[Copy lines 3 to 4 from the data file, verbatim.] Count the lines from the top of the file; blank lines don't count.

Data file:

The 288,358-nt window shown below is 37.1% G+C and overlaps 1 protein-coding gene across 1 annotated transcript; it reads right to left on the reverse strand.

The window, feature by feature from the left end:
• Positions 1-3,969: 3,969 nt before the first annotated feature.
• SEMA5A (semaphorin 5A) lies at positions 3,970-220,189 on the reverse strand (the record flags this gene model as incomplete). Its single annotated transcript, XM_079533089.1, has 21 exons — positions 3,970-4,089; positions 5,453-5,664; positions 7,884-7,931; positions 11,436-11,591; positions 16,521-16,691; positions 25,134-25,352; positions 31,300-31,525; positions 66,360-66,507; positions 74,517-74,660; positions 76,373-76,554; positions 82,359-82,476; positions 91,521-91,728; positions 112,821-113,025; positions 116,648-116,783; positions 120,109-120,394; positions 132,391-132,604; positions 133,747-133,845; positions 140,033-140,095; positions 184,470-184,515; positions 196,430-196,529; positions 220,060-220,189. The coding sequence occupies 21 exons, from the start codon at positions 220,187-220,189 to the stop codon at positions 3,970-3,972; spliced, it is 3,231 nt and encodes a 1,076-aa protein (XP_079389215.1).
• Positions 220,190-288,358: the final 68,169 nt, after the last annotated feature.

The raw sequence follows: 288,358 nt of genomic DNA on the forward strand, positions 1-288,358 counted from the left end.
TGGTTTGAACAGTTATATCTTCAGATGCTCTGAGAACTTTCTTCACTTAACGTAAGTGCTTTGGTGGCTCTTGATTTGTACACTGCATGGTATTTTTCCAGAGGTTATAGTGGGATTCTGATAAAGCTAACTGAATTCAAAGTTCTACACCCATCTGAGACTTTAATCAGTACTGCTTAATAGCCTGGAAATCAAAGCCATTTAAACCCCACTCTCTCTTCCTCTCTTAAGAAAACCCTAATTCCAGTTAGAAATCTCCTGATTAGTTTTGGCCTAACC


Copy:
• Positions 1-3,969: 3,969 nt before the first annotated feature.
• SEMA5A (semaphorin 5A) lies at positions 3,970-220,189 on the reverse strand (the record flags this gene model as incomplete). Its single annotated transcript, XM_079533089.1, has 21 exons — positions 3,970-4,089; positions 5,453-5,664; positions 7,884-7,931; positions 11,436-11,591; positions 16,521-16,691; positions 25,134-25,352; positions 31,300-31,525; positions 66,360-66,507; positions 74,517-74,660; positions 76,373-76,554; positions 82,359-82,476; positions 91,521-91,728; positions 112,821-113,025; positions 116,648-116,783; positions 120,109-120,394; positions 132,391-132,604; positions 133,747-133,845; positions 140,033-140,095; positions 184,470-184,515; positions 196,430-196,529; positions 220,060-220,189. The coding sequence occupies 21 exons, from the start codon at positions 220,187-220,189 to the stop codon at positions 3,970-3,972; spliced, it is 3,231 nt and encodes a 1,076-aa protein (XP_079389215.1).